2. Image-Based 3D Object Detection Methods

RGB-D images can provide depth information, which are used in some works. For example, Chen et al. [12] apply the poses of 3D bounding boxes to establish the energy function, and they use structured SVM for training to minimize the energy function. In DSS [13], multi-scale 3D RPN network is used to recommend objects on stereo images, which can detect objects of different sizes. Deng et al. [14] use the 2.5D method for object detection. They establish a model to detect 2D objects, and then convert 2D targets to 3D space to realize 3D object detection. Due to the large computation of RGB-D images, monocular images are used for 3D object detection.

In early days, Chen et al. propose Mono3d [15], which uses monocular images to generate 3D candidates, and then uses semantics, context information, hand-designed shape features, and location priors, which are illustrated in Figure 4 , to score each candidates through energy model. Based on these candidates, Fast RCNN is used to further refine the 3D bounding boxes by location regression. The network improves the detection performance, but it is dependent on the object classes and needs a large number of candidates to achieve high recall, which leads to computational cost increase. To overcome this limitation, Pham and Jeon propose DeepStereoOP architecture [16] that is a class-independent algorithm, which exploits not noly RGB images but also depth inforamtion.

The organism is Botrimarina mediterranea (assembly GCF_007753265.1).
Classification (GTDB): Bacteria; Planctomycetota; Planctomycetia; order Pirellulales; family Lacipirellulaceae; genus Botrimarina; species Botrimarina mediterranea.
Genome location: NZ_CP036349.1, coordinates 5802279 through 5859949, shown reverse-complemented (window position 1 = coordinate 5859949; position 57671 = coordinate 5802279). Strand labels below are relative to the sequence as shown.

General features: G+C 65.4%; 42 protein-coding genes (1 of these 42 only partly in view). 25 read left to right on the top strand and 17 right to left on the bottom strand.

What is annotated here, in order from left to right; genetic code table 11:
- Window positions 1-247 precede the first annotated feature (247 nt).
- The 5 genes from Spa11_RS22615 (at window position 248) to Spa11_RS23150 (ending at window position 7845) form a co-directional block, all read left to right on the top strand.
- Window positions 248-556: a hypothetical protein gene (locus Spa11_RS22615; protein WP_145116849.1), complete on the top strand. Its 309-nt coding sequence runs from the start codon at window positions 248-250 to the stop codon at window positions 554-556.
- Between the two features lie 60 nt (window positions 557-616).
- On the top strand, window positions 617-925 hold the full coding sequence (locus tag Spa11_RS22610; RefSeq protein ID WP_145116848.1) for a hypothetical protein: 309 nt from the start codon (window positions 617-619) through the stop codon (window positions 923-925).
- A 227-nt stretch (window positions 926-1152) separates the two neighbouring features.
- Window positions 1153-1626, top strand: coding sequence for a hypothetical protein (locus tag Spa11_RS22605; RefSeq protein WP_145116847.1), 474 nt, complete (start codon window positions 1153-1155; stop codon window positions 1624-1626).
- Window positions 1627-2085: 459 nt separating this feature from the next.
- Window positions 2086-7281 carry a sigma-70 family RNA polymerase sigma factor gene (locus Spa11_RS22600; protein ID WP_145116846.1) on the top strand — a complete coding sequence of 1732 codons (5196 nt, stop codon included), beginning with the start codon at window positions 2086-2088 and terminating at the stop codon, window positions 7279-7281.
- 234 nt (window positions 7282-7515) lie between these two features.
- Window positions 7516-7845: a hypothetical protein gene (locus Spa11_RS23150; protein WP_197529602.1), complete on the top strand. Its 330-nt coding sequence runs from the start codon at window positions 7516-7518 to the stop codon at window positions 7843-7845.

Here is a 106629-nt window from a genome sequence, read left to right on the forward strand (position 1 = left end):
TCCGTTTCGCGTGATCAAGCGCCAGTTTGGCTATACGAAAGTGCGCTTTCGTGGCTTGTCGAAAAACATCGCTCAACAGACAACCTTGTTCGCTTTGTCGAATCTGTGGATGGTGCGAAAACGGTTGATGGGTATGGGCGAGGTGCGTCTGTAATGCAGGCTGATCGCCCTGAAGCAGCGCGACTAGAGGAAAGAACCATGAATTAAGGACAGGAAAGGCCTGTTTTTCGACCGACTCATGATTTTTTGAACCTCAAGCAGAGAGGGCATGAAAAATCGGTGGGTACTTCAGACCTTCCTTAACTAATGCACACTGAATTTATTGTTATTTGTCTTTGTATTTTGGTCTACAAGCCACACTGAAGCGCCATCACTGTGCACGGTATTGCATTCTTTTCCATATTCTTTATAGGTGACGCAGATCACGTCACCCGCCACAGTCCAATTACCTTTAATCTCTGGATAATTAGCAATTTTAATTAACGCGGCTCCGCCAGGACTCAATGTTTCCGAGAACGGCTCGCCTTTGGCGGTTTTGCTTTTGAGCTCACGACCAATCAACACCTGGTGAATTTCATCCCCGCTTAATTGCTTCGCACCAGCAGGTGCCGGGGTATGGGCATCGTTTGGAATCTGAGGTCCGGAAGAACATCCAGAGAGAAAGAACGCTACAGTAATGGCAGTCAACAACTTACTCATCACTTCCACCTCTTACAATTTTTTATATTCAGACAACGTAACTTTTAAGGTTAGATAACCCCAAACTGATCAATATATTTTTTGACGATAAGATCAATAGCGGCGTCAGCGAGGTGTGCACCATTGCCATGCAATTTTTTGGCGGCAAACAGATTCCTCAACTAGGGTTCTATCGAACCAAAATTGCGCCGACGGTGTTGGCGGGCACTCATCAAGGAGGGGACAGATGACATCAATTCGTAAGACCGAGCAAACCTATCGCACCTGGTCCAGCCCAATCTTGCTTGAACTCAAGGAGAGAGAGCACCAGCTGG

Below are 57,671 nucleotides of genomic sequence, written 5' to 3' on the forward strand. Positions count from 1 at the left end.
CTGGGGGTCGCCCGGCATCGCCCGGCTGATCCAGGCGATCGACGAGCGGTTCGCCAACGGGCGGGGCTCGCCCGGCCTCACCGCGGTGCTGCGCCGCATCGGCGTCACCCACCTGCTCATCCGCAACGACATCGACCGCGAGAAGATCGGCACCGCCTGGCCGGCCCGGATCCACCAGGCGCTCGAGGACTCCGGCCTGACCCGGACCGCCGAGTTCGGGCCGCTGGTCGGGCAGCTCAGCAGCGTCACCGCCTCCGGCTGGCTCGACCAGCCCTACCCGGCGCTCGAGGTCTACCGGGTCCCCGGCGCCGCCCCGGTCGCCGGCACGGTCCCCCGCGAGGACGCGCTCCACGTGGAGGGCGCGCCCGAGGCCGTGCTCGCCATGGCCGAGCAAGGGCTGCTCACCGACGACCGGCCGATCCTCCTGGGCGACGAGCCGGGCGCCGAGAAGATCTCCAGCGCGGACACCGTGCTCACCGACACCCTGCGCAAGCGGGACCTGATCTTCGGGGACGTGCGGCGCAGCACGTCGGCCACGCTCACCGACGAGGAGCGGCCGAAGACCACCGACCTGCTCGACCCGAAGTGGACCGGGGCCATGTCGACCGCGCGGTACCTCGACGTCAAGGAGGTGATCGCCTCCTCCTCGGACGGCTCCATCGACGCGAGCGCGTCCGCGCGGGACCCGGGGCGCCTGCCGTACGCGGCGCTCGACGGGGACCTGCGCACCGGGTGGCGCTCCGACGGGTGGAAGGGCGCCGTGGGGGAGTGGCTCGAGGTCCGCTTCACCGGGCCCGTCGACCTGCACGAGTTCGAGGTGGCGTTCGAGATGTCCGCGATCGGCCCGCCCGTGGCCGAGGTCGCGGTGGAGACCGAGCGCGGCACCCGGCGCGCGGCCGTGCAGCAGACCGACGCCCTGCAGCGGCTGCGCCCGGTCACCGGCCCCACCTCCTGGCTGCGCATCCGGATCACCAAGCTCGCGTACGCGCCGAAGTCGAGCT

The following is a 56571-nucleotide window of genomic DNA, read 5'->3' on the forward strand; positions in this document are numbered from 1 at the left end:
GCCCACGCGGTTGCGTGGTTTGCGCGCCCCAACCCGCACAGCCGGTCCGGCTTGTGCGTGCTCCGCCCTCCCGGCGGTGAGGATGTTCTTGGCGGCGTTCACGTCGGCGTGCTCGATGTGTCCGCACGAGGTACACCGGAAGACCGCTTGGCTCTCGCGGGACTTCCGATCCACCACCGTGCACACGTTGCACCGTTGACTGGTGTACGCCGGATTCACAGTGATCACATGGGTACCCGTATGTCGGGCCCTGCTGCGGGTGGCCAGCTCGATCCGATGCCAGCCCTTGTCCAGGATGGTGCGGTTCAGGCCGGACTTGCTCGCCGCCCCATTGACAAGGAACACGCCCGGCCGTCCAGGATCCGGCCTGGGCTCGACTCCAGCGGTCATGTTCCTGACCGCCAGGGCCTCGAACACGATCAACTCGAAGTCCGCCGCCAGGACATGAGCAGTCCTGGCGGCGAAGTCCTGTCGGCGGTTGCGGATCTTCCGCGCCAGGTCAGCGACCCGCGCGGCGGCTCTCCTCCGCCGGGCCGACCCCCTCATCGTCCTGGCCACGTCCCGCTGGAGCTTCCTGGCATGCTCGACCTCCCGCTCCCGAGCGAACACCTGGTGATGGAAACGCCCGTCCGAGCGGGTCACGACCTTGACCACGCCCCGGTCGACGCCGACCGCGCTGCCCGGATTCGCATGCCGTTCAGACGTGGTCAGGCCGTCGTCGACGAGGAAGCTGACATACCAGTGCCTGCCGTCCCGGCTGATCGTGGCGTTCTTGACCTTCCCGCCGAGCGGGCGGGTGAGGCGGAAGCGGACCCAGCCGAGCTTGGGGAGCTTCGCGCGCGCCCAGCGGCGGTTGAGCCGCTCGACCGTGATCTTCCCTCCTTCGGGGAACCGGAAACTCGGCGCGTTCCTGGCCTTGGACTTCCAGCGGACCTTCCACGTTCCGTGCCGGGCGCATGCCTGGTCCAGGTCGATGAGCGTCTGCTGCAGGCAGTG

Figure 4. Information used in Mono3d.